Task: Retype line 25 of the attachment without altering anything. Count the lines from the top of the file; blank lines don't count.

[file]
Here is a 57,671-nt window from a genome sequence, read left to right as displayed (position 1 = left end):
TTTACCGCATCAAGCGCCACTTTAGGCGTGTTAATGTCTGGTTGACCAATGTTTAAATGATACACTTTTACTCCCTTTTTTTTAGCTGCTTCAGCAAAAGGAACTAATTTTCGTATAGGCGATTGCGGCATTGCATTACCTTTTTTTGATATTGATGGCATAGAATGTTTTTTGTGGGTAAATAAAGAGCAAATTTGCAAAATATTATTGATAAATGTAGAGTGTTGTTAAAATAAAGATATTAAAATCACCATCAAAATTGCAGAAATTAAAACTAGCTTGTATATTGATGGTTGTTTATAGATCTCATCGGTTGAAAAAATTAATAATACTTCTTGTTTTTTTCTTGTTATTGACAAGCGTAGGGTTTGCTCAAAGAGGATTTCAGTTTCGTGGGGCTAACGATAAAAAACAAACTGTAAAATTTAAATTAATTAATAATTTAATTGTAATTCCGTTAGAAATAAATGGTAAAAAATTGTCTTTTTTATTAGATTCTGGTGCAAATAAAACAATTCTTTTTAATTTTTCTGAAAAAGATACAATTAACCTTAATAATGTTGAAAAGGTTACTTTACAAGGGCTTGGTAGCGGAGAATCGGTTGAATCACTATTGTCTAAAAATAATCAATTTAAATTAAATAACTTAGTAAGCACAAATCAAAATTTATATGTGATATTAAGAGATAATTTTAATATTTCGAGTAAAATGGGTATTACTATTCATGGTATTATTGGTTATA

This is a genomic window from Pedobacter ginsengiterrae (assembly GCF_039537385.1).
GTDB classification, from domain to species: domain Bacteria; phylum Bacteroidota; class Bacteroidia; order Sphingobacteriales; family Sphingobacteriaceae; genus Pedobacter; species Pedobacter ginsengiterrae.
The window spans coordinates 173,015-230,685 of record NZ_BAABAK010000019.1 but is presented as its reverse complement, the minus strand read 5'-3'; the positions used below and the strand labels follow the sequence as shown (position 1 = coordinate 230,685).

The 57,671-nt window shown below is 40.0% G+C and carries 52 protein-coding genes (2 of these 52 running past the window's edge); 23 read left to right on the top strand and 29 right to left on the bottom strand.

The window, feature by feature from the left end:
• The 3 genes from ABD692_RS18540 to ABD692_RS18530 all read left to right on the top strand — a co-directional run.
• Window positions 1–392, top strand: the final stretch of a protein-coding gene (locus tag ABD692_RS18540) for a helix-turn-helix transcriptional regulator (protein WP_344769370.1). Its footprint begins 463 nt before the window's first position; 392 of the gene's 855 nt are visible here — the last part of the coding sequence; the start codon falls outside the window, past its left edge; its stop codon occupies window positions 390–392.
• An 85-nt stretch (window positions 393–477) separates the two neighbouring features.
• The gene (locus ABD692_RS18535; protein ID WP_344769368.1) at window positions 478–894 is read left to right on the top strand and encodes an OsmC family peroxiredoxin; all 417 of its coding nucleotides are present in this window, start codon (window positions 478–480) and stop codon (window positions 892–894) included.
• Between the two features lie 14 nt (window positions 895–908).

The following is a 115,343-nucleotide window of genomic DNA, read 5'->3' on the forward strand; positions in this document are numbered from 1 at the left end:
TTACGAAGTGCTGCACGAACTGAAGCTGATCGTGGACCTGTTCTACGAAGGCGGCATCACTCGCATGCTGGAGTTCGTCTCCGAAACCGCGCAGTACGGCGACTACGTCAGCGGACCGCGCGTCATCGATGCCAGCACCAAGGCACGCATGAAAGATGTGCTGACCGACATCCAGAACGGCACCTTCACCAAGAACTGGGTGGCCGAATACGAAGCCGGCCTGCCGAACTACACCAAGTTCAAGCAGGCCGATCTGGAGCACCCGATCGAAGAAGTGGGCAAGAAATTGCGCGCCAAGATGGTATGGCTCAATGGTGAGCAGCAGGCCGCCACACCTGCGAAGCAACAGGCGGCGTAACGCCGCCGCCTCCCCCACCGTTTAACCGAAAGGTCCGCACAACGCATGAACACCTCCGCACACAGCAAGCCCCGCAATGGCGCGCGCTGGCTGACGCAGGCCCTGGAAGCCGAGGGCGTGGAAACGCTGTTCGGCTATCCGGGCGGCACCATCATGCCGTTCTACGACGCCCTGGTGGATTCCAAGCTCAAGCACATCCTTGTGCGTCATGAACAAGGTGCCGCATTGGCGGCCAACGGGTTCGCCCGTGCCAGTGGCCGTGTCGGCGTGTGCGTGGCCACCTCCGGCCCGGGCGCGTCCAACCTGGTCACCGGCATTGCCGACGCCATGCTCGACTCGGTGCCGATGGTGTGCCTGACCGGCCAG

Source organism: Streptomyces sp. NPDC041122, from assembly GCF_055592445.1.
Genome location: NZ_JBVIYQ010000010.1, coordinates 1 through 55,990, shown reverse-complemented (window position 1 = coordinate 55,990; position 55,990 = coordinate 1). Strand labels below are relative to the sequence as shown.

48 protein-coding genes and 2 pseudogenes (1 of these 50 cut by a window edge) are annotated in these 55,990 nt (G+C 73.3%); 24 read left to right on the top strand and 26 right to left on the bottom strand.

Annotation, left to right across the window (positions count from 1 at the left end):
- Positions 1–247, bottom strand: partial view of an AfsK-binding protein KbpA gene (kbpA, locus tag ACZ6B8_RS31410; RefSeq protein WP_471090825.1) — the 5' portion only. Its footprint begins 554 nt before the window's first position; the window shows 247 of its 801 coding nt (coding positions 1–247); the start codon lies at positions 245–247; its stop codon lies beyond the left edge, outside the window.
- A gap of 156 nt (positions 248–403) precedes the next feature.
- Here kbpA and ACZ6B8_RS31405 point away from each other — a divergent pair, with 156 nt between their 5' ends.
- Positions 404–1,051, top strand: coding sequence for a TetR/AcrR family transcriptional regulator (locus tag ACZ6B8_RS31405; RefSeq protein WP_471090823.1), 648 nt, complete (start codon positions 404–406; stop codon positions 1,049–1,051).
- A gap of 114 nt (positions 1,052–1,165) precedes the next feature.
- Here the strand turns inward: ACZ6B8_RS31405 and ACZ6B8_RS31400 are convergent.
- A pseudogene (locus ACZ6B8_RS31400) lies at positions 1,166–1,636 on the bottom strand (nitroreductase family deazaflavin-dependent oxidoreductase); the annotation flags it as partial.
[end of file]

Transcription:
- A pseudogene (locus ACZ6B8_RS31400) lies at positions 1,166–1,636 on the bottom strand (nitroreductase family deazaflavin-dependent oxidoreductase); the annotation flags it as partial.